Welcome to Pytyp’s documentation!

Utilities that help you write declarative code: instead of saying how something should be done, you describe what the results look like (examples).

Pytyp can help you:

Describe Python 3 data in more detail
pytyp.spec.abcs makes it easier to say what you want, and to write libraries that support a declarative style.
Map serialised data to Python objects (and back again)
pytyp.s11n contains modules (pytyp.s11n.json and pytyp.s11n.yaml) that transform JSON and YAML data. This is a good example of declarative code - you say what classes you want, and the routine works out how to construct them.
Verify function arguments
pytyp.spec.check provides a decorator to verify that function arguments are of the type expected.
Use dynamic dispatch by type
pytyp.spec.dispatch module lets you split complex functions into separate parts, depending on the arguments given.
Use attributes instead of [], and vice versa
pytyp.spec.record contains a useful class that is both a dict and an object.

Note

The ideas behind this library are described in the paper Algebraic ABCs.

The library has been almost completely rewritten for the 2.0 release. Public APIs have changed. You may need to fix your code when updating.

Installation and Support

To install from PyPI:

easy_install pytyp

Warning

This project is Python 3 only.

For source see Google Code; for support email Andrew Cooke.

Indices and tables

Examples

Testing type specifications (pytyp.spec.abcs):

>>> isinstance([1,2,None,3], Seq(Opt(int)))
True
>>> isinstance([1,2,None,3.0], Seq(Opt(int)))
False

Verifying function arguments (pytyp.spec.check):

>>> def myfunction(a:int, b:str) -> int:
...     return len(a * b)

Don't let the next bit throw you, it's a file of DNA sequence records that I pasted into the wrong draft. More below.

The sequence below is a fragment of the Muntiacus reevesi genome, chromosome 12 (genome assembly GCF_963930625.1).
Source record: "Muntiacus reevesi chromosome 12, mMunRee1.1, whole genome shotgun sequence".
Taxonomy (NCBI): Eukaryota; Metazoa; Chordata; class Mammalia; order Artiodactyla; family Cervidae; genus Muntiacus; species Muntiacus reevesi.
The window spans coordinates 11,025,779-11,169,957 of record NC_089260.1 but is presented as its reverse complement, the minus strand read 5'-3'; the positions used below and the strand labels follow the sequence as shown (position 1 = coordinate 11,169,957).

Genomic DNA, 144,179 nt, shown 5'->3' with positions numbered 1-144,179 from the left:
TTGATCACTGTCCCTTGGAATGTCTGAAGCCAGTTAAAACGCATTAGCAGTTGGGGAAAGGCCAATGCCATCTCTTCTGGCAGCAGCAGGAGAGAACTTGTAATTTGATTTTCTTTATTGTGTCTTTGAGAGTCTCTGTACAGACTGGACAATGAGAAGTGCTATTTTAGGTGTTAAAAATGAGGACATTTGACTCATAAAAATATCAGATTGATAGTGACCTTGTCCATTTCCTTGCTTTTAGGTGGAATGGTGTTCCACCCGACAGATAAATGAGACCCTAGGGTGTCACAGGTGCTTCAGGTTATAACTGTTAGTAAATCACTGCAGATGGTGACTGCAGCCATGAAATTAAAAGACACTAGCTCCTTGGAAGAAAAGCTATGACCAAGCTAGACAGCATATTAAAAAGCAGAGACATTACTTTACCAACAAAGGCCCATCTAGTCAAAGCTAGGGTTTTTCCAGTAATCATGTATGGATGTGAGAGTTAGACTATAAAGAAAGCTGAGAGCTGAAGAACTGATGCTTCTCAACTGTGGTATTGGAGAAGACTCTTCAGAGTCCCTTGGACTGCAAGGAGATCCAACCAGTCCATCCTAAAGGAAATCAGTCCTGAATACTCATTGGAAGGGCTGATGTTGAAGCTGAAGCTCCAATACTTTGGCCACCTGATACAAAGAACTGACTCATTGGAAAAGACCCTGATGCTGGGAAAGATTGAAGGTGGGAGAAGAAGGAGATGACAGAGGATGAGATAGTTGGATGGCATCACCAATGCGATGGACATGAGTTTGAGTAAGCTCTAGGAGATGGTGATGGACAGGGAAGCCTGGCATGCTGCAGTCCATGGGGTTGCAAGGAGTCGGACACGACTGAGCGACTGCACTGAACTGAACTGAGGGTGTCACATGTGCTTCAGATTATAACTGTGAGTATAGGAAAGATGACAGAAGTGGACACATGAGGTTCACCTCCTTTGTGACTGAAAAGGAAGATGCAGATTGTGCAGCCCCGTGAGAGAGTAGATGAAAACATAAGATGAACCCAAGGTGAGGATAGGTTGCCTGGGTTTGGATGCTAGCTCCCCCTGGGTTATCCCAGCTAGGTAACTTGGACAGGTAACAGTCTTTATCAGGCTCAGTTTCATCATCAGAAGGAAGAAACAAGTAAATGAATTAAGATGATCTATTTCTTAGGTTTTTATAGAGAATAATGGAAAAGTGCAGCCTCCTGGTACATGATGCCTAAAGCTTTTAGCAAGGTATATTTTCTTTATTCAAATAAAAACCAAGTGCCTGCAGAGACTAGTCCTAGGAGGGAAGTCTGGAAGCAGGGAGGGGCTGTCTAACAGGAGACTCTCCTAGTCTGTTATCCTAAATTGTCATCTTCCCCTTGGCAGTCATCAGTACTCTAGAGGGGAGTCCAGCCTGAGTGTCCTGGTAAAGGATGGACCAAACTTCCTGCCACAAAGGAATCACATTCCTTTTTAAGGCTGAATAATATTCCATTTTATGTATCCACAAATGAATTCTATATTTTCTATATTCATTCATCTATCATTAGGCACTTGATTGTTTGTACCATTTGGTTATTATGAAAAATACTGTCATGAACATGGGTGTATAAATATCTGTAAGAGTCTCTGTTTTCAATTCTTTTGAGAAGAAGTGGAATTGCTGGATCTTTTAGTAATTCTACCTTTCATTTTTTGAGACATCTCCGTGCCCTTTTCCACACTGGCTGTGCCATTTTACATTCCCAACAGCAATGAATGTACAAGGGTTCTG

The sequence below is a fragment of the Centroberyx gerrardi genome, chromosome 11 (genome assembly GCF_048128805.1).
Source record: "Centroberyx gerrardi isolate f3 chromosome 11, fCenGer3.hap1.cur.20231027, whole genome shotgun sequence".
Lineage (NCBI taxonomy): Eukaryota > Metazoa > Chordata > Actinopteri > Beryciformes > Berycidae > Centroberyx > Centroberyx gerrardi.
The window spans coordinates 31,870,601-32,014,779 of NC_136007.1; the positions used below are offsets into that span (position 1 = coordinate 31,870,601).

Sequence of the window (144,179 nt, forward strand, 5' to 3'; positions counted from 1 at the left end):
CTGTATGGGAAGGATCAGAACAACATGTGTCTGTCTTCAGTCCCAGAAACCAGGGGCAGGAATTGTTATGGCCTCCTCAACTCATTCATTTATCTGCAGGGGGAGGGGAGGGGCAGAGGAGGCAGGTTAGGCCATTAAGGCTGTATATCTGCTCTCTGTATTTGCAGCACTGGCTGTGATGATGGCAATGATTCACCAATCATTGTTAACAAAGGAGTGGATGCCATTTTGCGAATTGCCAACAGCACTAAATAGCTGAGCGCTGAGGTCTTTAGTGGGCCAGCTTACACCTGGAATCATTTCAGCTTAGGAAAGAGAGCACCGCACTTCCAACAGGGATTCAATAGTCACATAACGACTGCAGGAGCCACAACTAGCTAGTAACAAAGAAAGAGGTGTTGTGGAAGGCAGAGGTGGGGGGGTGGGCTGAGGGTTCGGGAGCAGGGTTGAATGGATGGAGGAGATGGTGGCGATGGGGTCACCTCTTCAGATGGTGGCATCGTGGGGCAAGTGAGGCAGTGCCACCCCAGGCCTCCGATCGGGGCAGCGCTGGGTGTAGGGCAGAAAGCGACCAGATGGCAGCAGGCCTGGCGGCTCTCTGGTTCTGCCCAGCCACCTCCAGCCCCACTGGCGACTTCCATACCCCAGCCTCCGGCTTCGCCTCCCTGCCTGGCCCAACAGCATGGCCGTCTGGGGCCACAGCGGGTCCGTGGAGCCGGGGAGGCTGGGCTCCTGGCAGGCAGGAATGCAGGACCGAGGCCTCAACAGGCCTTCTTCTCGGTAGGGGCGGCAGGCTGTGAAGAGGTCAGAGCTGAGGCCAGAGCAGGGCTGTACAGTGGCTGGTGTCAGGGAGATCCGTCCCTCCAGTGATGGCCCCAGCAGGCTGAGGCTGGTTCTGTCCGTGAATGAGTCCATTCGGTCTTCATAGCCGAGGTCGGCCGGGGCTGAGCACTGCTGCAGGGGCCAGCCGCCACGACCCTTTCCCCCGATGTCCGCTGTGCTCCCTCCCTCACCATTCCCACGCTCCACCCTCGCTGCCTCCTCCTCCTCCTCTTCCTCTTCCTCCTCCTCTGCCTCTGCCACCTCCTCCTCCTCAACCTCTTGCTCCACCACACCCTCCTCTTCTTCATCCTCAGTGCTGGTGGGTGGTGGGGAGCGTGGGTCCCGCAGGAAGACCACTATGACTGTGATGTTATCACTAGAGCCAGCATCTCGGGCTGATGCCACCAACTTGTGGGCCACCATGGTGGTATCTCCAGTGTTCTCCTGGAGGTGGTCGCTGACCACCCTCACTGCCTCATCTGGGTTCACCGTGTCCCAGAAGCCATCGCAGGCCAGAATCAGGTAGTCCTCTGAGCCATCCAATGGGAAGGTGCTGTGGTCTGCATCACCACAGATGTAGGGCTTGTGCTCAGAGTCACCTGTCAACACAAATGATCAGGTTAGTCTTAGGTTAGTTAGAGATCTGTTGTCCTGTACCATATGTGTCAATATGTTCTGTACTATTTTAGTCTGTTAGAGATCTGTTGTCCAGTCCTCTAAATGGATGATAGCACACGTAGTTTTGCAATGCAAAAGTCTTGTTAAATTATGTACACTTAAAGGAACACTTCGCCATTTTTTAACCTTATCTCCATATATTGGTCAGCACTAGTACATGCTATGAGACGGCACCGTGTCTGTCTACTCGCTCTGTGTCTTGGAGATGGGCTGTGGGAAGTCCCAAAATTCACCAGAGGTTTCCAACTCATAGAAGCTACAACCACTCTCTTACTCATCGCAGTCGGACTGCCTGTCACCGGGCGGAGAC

>>> myfunction(2, 'foo')
6
>>> myfunction('oops', 'banana')
Traceback (most recent call last):
  ...
TypeError: Type str inconsistent with 'oops'.

Loading JSON data into Python classes:

>>> class Example():
...     def __init__(self, foo):
...         self.foo = foo
...     def __repr__(self):
...         return '<Example({0})>'.format(self.foo)
>>> class Container():
...     def __init__(self, *examples:[Example]):
...         self.examples = examples
...     def __repr__(self):
...         return '<Container({0})>'.format(','.join(map(repr, self.examples)))
>>> loads = make_loads(Container)
>>> loads('[{"foo":"abc"}, {"foo":"xyz"}]')
<Container(<Example(abc)>,<Example(xyz)>)>

This is very inobtrusive - the type expected is given to make_loads() and “chained” through type annotations in the constructors - but relies extensively on pytp. For example, the annotation of *examples is a type specification (equivalent to Seq(Example)), and the implementation uses’s pytyp’s support for iteration and dynamic dispatch by type. This gives the command surprising flexibility. For example, the required class can be given as set of alternatives (eg. Alt(Container,Foo,Bar)) and the “right” solution will be returned, depending on the input data.

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Type Specifications (pytyp.spec.abcs)

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